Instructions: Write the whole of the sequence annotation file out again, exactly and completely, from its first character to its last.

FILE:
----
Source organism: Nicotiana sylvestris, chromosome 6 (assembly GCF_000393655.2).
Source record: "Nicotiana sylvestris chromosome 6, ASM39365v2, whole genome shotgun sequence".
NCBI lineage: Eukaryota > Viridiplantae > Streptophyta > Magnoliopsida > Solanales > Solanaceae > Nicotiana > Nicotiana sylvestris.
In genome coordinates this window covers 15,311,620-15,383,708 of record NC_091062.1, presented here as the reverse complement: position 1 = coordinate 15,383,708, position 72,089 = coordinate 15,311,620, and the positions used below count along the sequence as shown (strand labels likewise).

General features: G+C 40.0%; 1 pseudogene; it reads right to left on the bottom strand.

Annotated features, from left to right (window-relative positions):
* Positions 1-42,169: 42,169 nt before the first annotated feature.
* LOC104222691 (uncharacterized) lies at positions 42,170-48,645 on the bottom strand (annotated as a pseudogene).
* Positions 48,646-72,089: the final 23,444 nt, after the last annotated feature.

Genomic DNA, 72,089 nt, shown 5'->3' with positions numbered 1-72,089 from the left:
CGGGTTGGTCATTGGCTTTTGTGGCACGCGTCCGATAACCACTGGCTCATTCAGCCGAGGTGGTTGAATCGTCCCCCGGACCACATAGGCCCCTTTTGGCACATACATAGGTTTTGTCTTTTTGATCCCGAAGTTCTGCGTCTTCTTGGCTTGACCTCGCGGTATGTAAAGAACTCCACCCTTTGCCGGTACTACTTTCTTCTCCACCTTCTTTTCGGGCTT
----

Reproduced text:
Source organism: Nicotiana sylvestris, chromosome 6 (assembly GCF_000393655.2).
Source record: "Nicotiana sylvestris chromosome 6, ASM39365v2, whole genome shotgun sequence".
NCBI lineage: Eukaryota > Viridiplantae > Streptophyta > Magnoliopsida > Solanales > Solanaceae > Nicotiana > Nicotiana sylvestris.
In genome coordinates this window covers 15,311,620-15,383,708 of record NC_091062.1, presented here as the reverse complement: position 1 = coordinate 15,383,708, position 72,089 = coordinate 15,311,620, and the positions used below count along the sequence as shown (strand labels likewise).

General features: G+C 40.0%; 1 pseudogene; it reads right to left on the bottom strand.

Annotated features, from left to right (window-relative positions):
* Positions 1-42,169: 42,169 nt before the first annotated feature.
* LOC104222691 (uncharacterized) lies at positions 42,170-48,645 on the bottom strand (annotated as a pseudogene).
* Positions 48,646-72,089: the final 23,444 nt, after the last annotated feature.

Genomic DNA, 72,089 nt, shown 5'->3' with positions numbered 1-72,089 from the left:
CGGGTTGGTCATTGGCTTTTGTGGCACGCGTCCGATAACCACTGGCTCATTCAGCCGAGGTGGTTGAATCGTCCCCCGGACCACATAGGCCCCTTTTGGCACATACATAGGTTTTGTCTTTTTGATCCCGAAGTTCTGCGTCTTCTTGGCTTGACCTCGCGGTATGTAAAGAACTCCACCCTTTGCCGGTACTACTTTCTTCTCCACCTTCTTTTCGGGCTT